In opposing claimant's motion to compel, defendant asserts that "claimant was permitted to reside at a state owned residence near the Wallkill Correctional Facility under the terms of a revocable permit agreement" until October 2017 and that "claimant was terminated from DOCCS on January 5, 2018, which would have automatically triggered a revocation of his permit."
Defendant further points out that the revocable permit agreement, by which claimant was "living in a three-bedroom unit without his spouse and lived with no children," provided that the permit could be revoked at "the reasonable discretion of the Superintendent."
Superintendent Jacobsen testified that in approximately June or July 2017 she advised claimant that he should start looking for other housing accommodations because "Mr. Walsh was out on workmen's comp and we had been notified that the doctor was not going to clear him to return to employment with DOCCS." (Jacobsen Transcript pp. 45-46).
Defendant further cites to the deposition transcripts of claimant and Superintendent Jacobsen in noting that claimant was no longer "living with his estranged spouse or any minor children" and that by the end of September 2017 the Superintendent "made the determination to accommodate the housing needs of another employee who had a family."
The defendant notified claimant in writing on October 3, 2017 that it "has been determined by the Facility, that the unit you reside in is needed to house another Wallkill employee. Therefore, this letter will service as an official 30-day notice to vacate the premises." The Superintendent, at her deposition, explained that the "Wallkill employee" referenced in the October 3, 2017 notice to claimant "had a family" (Jacobsen Transcript p. 70) while claimant "was not living with a family. He was living by himself" (Jacobsen Transcript p. 76).
Defendant states that claimant was offered alternative housing accommodations but declined the offer.
Defendant opposes the claimant's demand for documents and records because "the records and personal information of public employees is protected by Public Officers Law section 96 and the information sought would have virtually no probative value in claimant's breach of contract action."
More broadly, defendant characterizes the disputed demands as "an intrusive fishing expedition."
The Court's inquiry is guided by the principle that it has "broad discretion in managing disclosure, and absent an abuse of discretion or unreasonable interference with the disclosure of relevant and necessary material," that discretion will not be disturbed (Czarnecki v Welch, 23 AD3d 914, 915 [3d Dept 2005]).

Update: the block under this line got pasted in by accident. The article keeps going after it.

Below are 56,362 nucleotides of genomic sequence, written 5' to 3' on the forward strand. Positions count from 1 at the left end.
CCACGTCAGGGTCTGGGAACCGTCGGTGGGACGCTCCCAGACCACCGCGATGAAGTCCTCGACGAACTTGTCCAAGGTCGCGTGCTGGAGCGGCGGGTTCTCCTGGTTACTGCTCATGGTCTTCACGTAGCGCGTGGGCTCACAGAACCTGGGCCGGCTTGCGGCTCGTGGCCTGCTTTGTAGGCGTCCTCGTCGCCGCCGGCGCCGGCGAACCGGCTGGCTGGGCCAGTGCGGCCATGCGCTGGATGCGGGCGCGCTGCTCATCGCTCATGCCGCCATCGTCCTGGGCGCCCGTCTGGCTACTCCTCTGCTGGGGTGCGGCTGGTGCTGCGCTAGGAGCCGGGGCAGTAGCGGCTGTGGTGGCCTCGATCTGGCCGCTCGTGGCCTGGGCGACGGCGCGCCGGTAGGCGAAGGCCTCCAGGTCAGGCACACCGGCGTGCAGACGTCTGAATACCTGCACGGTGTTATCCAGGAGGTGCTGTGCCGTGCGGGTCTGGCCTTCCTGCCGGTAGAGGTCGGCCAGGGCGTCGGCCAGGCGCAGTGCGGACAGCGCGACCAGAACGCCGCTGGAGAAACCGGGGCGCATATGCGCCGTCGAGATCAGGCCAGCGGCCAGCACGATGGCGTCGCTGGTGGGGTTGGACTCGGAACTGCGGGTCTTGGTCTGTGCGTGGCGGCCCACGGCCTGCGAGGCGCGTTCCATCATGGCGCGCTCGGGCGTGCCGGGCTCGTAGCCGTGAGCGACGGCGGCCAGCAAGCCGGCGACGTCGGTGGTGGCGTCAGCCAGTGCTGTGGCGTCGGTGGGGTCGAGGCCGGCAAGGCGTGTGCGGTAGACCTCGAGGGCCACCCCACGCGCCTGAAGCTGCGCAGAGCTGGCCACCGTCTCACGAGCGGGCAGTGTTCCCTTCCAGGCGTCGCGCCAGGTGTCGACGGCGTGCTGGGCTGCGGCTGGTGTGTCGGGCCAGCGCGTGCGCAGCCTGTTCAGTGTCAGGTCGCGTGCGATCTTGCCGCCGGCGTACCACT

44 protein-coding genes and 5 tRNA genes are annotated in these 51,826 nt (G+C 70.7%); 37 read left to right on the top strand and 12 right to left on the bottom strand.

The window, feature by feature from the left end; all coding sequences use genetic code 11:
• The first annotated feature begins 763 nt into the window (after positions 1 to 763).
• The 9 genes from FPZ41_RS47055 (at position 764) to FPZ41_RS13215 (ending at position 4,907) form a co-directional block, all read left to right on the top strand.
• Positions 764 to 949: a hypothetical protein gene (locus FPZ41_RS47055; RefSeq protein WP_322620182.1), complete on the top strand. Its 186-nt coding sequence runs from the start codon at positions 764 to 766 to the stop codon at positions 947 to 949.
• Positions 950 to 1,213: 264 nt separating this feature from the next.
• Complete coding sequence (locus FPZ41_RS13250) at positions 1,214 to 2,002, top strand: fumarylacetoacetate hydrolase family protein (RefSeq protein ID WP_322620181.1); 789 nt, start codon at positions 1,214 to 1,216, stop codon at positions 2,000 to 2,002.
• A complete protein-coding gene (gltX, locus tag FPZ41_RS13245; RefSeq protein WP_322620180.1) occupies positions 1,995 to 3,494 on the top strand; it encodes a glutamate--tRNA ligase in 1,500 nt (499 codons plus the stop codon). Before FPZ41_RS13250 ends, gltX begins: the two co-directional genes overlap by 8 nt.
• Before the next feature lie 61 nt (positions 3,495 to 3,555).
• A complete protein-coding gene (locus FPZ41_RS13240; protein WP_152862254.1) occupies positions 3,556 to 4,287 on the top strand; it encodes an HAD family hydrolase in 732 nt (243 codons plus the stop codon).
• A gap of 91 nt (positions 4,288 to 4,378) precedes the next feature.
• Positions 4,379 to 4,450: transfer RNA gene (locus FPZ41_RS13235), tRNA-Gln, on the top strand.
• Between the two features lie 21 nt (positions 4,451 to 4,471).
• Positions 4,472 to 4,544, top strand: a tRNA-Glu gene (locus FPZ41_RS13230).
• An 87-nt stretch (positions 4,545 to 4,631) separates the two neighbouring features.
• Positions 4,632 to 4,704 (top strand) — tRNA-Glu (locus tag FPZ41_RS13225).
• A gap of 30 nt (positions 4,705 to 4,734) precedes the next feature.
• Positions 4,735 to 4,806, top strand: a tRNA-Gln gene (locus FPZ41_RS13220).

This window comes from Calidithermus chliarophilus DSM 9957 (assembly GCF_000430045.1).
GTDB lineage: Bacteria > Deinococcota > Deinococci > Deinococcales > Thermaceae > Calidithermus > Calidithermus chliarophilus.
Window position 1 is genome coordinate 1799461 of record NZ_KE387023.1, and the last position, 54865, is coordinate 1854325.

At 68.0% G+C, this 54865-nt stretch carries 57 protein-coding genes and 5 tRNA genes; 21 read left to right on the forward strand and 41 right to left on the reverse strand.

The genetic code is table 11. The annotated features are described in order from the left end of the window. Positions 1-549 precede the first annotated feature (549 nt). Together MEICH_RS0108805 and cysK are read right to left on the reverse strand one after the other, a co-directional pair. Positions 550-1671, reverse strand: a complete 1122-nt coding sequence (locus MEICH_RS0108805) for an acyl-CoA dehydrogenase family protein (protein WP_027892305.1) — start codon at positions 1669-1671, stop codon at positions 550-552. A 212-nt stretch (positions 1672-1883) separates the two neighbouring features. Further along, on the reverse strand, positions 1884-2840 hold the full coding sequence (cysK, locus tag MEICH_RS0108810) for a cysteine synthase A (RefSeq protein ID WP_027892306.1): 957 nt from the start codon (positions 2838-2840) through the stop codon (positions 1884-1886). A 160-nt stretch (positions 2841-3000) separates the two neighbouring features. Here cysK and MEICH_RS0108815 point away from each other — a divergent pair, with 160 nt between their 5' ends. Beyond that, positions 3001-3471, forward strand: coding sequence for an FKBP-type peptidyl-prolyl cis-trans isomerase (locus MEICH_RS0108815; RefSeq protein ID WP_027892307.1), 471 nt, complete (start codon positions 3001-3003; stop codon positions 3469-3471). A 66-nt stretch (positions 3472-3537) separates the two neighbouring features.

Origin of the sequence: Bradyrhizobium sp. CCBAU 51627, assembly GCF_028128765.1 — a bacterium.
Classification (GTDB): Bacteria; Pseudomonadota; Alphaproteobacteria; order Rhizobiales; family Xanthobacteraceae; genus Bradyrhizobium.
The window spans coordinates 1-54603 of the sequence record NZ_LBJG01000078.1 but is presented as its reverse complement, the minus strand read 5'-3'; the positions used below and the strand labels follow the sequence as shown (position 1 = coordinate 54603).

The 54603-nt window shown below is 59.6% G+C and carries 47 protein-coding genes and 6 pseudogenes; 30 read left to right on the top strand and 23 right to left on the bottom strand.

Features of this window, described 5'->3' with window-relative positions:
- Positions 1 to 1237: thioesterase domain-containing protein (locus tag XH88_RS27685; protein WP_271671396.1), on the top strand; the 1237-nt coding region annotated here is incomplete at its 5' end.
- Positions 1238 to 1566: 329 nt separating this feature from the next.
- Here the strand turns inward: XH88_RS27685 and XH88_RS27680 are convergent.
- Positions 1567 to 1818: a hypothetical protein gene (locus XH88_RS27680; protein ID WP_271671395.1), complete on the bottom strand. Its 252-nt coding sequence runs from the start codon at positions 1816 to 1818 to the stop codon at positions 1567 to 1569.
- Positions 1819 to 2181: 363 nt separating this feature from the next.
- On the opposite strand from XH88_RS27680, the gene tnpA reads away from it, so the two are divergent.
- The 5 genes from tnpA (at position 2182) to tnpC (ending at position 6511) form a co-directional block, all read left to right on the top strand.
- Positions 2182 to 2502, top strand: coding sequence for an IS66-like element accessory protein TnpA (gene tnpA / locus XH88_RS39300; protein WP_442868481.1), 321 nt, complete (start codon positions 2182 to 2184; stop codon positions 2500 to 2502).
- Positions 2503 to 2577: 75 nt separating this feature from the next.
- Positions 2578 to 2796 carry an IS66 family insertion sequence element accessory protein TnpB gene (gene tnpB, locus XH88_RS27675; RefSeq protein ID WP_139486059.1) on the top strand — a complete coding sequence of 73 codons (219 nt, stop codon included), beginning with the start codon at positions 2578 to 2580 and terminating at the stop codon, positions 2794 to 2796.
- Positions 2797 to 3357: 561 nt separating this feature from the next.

It is equally clear that "[w]hile disclosure provisions are to be liberally construed, the trial court is vested with broad discretion to supervise discovery and determine what is 'material and necessary' under CPLR 3101 (a)" (Mora v RGB, Inc., 17 AD3d 849, 851 [3d Dept 2005]). The standard of materiality is "one of usefulness and reason," with the goal of "sharpening the issues and reducing delay and prolixity" (Allen v Crowell-Collier Publ. Co., 21 NY2d 403, 406 ).
Neither the allegations of the claim nor the affirmation of claimant's attorney cogently explain the manner in which the defendant allegedly violated the terms of the revocable permit, or how claimant's expansive discovery demands relating to non-parties and unrelated real property would generate evidence to prove that the defendant unreasonably terminated claimant's revocable permit.
Nevertheless, in view of the trial court's obligation to liberally construe disclosure provisions, and its broad discretion in determining relevance (Mora, 17 AD3d at 851), the Court directs as follows:
Defendant is ordered to disclose the requested documents to claimant's attorney with non-party names, addresses and all other identifying information redacted, in order to protect the privacy and security interests of the defendant's correctional facility employees and their families. In addition, claimant's attorney is ordered that the documents and records disclosed are to be used solely for the purpose of this claim to the extent necessary for the litigation of the claim, and shall be disclosed only to claimant, counsel, personnel employed to assist counsel, experts, court personnel, court reporters and/or monitors.
Claimant's motion for an order compelling defendant to produce certain documents and records is granted in part and denied in part as set forth above.
Claimant's time to file and serve a note of issue/certificate of readiness is extended to October 31, 2020.
August 6, 2020
Albany, New York
FRANK P. MILANO
Judge of the Court of Claims
1. Claimant's Notice of Motion, filed May 25, 2020;
2. Affirmation of Jonathan R. Goldman, dated May 22, 2020, with annexed exhibits;
3. Affirmation in opposition of Thomas J. Reilly, dated June 17, 2020, and annexed exhibits;
4. Reply Affirmation of Jonathan R. Goldman, dated June 22, 2020.